In this series, my goal is to make you feel better about the French you can speak and to overcome your inferiority complex. I’ll try to explain why the French are so rigid about their language and how you should react like a French person would (hint: say “Merde”)!
In the second step, you learned about the French background regarding their language and some actions you could take to adapt to the local culture (for example invest in a good autocorrect and work on your pronunciation).
I hope you realised that your own mindset is very important and why you shouldn’t feel discouraged if people correct you or switch to English when speaking with you.
Now that you’ve learned to accept and even embrace your “foreigner” status, let’s see how this will be useful in your daily life so that you can start speaking French with confidence.
Why you shouldn’t care if you make errors when you’re talking to someone
Making mistakes is normal and it’s how you learn
French is a complicated language with a lot of subtleties and even native French speakers get it wrong more than you think! Every day in the streets, on TV and in the newspapers we hear people fumble, use the wrong word or the wrong tense and we generally understand perfectly. Sometimes there are misunderstandings and we have to repeat or rephrase for the other person to understand.
You often hear that you should “learn naturally like a child“. Of course it’s a good idea to increase the amount of exposure to create some kind of immersion in a French environment but please remember how many times your parents corrected your mistakes when you were a kid! How many years did it take for you to learn your native language to the level you want to achieve in French?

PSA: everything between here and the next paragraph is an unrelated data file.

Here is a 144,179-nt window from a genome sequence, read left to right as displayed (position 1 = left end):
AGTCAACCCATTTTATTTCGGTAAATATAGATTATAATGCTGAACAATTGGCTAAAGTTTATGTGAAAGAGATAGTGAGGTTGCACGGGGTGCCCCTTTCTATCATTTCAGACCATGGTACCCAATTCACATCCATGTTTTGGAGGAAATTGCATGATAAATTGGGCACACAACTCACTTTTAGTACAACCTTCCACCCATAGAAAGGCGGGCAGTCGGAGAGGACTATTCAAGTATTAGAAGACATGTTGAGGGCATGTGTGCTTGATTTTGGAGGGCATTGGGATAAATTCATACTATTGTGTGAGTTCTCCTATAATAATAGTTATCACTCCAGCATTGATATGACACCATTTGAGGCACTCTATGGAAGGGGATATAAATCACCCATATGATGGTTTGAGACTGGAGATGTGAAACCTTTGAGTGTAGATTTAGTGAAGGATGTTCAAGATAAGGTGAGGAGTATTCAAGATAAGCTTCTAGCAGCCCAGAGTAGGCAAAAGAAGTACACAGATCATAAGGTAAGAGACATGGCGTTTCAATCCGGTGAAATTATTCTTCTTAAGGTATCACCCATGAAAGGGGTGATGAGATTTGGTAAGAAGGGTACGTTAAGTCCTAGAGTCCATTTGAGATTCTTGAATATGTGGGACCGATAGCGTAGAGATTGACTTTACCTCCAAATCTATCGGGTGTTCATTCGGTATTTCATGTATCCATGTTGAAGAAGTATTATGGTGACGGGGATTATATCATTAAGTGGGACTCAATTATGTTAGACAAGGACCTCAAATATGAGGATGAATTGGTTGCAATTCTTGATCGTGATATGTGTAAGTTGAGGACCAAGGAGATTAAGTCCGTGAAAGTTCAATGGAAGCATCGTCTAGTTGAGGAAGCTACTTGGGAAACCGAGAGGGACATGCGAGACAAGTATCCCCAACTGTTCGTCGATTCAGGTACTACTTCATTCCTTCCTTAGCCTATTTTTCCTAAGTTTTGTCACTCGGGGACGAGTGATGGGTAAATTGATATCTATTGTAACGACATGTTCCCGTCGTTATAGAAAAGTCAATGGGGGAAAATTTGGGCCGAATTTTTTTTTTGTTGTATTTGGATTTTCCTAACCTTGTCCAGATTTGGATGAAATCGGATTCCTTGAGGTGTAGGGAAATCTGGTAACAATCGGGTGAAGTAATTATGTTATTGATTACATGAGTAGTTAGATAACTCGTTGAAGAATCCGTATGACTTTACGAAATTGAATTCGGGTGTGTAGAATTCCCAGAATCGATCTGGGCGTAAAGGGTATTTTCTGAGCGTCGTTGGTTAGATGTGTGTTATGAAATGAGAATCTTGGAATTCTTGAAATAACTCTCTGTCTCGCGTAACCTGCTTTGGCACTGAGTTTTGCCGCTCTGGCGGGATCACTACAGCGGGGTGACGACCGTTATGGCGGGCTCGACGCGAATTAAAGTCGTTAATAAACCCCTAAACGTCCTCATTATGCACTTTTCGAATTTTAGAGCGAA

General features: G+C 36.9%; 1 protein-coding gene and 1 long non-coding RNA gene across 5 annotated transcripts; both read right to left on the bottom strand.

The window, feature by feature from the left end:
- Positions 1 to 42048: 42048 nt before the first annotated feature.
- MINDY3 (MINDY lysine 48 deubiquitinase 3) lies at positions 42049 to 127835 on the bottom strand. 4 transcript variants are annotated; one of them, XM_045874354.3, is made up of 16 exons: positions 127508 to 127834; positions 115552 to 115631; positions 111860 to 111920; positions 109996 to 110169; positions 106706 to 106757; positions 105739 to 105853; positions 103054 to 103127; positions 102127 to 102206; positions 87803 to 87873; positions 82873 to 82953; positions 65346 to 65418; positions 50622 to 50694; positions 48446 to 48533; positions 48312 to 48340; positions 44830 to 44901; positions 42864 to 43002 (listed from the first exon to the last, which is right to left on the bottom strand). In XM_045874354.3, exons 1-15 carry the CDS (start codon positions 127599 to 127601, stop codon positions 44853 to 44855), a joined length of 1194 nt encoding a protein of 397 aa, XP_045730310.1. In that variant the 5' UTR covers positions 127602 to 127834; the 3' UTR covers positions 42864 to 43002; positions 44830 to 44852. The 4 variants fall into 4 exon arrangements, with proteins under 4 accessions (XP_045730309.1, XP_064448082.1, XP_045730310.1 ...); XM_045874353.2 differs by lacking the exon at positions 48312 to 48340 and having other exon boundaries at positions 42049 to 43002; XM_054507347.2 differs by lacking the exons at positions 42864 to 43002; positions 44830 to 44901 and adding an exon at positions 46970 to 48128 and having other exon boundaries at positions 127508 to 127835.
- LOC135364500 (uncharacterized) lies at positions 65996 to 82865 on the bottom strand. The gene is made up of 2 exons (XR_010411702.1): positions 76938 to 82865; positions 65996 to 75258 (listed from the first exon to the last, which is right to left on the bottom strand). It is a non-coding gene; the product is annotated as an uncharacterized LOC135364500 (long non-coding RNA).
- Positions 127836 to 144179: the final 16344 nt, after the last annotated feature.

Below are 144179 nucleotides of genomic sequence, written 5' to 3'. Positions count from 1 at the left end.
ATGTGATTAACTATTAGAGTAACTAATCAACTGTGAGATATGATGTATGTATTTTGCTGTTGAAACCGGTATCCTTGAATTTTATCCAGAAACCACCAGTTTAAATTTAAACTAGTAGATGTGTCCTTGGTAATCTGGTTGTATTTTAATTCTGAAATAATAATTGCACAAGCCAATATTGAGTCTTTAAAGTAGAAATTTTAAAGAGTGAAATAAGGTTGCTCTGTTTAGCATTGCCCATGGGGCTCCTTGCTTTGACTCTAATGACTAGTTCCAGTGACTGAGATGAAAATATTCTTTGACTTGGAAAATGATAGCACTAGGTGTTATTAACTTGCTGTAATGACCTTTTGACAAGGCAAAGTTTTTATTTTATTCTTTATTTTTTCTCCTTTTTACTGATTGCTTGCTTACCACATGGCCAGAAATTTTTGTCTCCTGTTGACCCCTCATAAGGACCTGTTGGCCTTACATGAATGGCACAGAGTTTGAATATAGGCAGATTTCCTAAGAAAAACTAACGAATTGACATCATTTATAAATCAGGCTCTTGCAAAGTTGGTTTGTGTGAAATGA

As an adult, you can speed up the process by learning strategically but please be patient with yourself. It may feel frustrating at times but:
Focus on the positive, make notes of your most frequent misunderstandings and frustrations and take care of these ones first.
As you make errors in context when you speak, it will be easier to remember the correct way when you study that particular topic instead of studying exclusively from a textbook detached from reality.
When you work with your French coach, identify the priorities, practice on the situations where you don’t feel comfortable so that next time it happens “in real life” you’ll be prepared.
Your coach should be able to listen to your needs and guide you to create your own way to make progress instead of following the textbook one page after the other.
What you want to say matters